O'NEIL BROWN v. COMMISSIONER OF CORRECTION, SC 18859
Judicial District of Tolland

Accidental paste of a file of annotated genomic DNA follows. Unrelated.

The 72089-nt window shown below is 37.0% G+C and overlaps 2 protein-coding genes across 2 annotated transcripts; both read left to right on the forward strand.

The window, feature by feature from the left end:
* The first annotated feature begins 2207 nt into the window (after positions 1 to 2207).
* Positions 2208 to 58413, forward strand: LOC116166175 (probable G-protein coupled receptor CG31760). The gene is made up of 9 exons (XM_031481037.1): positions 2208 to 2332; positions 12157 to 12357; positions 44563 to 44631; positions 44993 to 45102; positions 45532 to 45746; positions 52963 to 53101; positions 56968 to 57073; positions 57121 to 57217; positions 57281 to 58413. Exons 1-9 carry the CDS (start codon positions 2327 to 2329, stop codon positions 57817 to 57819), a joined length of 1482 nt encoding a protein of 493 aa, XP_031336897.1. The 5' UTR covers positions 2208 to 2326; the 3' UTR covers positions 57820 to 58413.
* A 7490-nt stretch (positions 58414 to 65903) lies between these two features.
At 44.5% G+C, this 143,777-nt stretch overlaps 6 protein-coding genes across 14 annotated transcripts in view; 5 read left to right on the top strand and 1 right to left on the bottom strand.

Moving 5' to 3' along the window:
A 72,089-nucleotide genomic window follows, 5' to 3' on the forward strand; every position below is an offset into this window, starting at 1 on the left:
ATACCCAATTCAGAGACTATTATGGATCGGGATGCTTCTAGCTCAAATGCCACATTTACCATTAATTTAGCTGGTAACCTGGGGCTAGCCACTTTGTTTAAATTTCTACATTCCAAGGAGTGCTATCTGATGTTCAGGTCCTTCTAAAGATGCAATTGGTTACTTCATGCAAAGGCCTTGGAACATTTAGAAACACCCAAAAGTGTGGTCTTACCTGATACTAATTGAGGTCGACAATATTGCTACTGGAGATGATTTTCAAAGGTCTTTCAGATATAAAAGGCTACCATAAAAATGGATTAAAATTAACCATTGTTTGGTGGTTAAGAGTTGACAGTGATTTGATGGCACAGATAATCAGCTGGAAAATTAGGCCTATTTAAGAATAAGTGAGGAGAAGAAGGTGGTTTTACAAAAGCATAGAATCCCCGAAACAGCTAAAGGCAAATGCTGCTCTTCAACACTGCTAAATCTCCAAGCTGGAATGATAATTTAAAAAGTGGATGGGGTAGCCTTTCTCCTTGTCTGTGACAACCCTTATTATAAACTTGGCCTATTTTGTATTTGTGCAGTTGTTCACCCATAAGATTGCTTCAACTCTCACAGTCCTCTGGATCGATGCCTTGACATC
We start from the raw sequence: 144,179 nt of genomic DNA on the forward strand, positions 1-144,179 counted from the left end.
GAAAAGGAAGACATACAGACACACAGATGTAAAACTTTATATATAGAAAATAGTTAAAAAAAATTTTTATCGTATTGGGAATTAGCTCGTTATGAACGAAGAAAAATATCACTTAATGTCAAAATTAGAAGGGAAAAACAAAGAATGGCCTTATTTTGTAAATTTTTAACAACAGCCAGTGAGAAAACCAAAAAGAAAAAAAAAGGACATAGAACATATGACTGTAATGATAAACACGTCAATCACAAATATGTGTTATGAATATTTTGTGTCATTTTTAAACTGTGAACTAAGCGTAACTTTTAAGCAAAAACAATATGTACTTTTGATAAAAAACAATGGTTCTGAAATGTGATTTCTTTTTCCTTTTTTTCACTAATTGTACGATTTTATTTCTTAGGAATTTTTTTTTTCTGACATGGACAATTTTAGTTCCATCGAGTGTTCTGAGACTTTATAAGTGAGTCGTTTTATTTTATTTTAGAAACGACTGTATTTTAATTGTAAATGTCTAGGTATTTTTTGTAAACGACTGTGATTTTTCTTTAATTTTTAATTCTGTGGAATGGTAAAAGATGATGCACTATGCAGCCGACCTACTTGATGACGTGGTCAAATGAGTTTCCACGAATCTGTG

Habeas; Whether Court Improperly Interpreted the Prejudice Standard for Claims of Ineffective Assistance of Counsel Leading to Guilty Pleas; Whether Guilty Plea was Valid Where Petitioner Claims he did not Understand that Deportation Would Necessarily Follow as a Result of Conviction. The petitioner, a noncitizen who was born in Jamaica, pleaded guilty to assault of an officer. As a result of the assault conviction, an immigration court ordered that he be removed from this country. In this habeas action, the petitioner alleged that his attorney provided ineffective assistance in failing to advise him properly of the immigration consequences of his plea. He also alleged that his plea was involuntary because he did not understand that deportation was an inevitable consequence of the assault conviction. In denying the habeas petition, the habeas court found that the petitioner failed to prove that his attorney's performance prejudiced his defense, and, therefore, it declined to address whether the attorney's performance was deficient. Relying on Hill v. Lockhart, 474 U.S. 52 (1985), which sets forth a prejudice standard for claims of ineffective assistance of counsel leading to guilty pleas, the habeas court stated that the petitioner failed to make the requisite showing that the outcome would likely have been more favorable had he insisted on going to trial. In rejecting the petitioner's claim that his plea was involuntary, the habeas court found that the trial court specifically advised him that he could face deportation and that the petitioner indicated that he understood that he might very well be deported as a result of his plea. Finally, the habeas court stated that the failure to inform a defendant as to all possible indirect and collateral consequences of a plea does not render a plea unintelligent or involuntary. In this appeal, the petitioner argues that the habeas court misapplied the prejudice test articulated in Hill and that, had the habeas court applied the proper test, the evidence would have established that his attorney's performance prejudiced him. He also argues that the court improperly found that he did not have to understand that his plea would result in deportation in order to waive his right to a trial. He asserts that recent changes in the law suggest that deportation is a direct, rather than collateral, consequence of a conviction. The respondent agrees that the habeas court misapplied the Hill prejudice standard and notes that in Padilla v. Kentucky, 130 S. Ct. 1473 (2010), it was decided that trial attorneys have an affirmative duty to advise a noncitizen client as to actual deportation consequences of a plea in cases where such consequences are clear. The respondent nonetheless argues that Padilla should not be applied retroactively to the petitioner. Finally, the respondent argues that this matter should be remanded to the habeas court for factual findings as to whether the petitioner's attorney properly advised him of immigration consequences and whether, but for the errors of counsel, he would have insisted on going to trial.